In order to comply with the goals of the Paris Climate Protection Agreement, the EU wants to tighten the CO2 limits as part of the upcoming Euro 7 emissions standard.
A study by the EU Commission is supposed to form the basis for the new exhaust emission limits. The VDA (German Association of the Automotive Industry) is already warning that the move would result in the combustion engine being phased out from 2025.
“With the introduction of the planned EU-7 standard, the EU Commission will de facto ban cars with combustion engines from 2025,” said Hildegard Müller, President of the VDA. She fears that if the exhaust emission limits are too strict, combustion engines will no longer be competitive.
The German newspaper Bild reported on a study commissioned by the EU Commission. The study is to form the basis for which limits are to be deduced for the new Euro 7 standard. Apparently, the authors of the study came to the conclusion that significantly stricter exhaust emission regulations than those in the currently valid Euro 6 standard were necessary to achieve climate targets. As yet, nothing has yet been decided.
Nevertheless, the German industry association VDA is sounding the alarm – not just about the limit values themselves, but also about the way in which they are tested. The study says that limit values should not only be maintained on average throughout the test but also in the peaks. “The Commission wants to stipulate that in the future a vehicle must remain virtually emission-free in every driving situation – be it with a trailer on a mountain or in slow city traffic,” says Müller. “That is technically impossible and everyone knows that.”
The VDA fears that the combustion engine could be shut down by means of such a regulation, even if the vehicles themselves comply with the limit values in the WLTP test. For the VDA president, a short-term switch to battery-electric mobility is not a solution. Müller repeated her criticism of the lack of charging infrastructure and called for investment in e-fuels and the fuel cell instead of bans, insisting that “The problem is not the combustion engine, but the fuel.”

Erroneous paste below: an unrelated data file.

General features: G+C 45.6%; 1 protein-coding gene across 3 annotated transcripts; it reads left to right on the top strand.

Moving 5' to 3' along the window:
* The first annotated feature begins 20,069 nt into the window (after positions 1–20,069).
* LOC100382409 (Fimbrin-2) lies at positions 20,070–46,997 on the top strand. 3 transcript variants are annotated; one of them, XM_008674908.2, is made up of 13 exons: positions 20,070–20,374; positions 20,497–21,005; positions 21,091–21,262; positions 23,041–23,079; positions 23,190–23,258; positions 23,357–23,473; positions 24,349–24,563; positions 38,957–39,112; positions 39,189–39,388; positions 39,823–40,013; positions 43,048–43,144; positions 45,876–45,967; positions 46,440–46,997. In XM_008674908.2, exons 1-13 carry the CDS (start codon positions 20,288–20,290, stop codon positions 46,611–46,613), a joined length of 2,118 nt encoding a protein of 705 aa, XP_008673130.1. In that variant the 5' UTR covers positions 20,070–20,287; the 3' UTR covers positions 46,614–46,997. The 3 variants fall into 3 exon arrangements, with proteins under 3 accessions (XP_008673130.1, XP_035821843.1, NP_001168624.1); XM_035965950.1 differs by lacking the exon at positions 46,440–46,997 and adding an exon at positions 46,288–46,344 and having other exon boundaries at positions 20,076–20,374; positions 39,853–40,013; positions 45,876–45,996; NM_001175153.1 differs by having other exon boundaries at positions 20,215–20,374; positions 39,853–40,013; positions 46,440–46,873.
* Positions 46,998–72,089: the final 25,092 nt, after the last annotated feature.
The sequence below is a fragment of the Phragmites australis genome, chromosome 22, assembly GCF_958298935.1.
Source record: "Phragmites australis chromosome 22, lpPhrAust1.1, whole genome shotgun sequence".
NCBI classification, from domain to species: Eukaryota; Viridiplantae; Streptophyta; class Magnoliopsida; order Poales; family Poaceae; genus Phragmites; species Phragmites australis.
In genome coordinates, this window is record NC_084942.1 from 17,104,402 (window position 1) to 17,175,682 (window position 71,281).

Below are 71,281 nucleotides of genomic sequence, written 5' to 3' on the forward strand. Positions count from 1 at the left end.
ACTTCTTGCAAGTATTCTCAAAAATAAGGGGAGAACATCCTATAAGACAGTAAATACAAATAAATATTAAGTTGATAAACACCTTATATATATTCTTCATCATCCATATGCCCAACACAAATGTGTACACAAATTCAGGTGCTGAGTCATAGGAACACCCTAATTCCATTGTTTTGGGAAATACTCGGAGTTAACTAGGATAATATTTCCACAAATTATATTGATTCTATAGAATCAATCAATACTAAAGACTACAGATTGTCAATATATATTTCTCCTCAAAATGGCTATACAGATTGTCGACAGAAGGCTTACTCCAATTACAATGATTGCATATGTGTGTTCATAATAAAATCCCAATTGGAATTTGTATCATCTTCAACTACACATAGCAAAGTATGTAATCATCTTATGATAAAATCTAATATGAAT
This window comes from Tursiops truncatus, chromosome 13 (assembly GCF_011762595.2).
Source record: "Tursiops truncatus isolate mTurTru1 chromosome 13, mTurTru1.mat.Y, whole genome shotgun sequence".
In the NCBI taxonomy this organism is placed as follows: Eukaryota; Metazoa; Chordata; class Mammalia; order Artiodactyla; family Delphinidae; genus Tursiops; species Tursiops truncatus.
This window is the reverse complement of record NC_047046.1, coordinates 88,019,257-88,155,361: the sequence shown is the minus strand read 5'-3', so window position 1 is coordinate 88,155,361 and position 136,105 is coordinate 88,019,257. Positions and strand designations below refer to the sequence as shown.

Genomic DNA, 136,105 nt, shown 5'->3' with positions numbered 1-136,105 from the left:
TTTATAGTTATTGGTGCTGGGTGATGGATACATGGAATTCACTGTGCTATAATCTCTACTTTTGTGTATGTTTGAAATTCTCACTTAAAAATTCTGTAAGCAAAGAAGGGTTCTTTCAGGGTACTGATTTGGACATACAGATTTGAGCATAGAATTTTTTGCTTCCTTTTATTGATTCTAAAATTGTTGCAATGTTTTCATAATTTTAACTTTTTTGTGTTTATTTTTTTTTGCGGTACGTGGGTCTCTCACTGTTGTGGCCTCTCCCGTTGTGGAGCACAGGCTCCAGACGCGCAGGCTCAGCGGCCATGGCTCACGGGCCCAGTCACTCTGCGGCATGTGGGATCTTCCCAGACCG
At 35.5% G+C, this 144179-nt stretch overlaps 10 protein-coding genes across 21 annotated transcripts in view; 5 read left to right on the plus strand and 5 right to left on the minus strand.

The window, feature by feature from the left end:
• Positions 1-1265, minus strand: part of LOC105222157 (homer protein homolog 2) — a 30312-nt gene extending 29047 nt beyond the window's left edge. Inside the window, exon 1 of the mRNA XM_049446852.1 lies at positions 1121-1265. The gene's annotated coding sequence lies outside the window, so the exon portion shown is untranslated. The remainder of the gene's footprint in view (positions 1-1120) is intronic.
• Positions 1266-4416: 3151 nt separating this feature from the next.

While there is no public reaction from the German government regarding the study on exhaust emission limits, Bild reported that Federal Minister of Economics Peter Altmaier is said to have spoken out in favour of extending the electric car purchase subsidy, the Innovation Premium from what is currently 2021, another four years until 2025. “I would like the hundreds of thousands of employees in the automotive industry to still have good jobs in 10 or 15 years’ time,” Altmaier said. “The innovation premium makes an important contribution to this.” Certainly, since the introduction of the top-up to the existing environmental bonus was introduced, electric car sales in Germany have soared.
With additional reporting from Carrie Hampel
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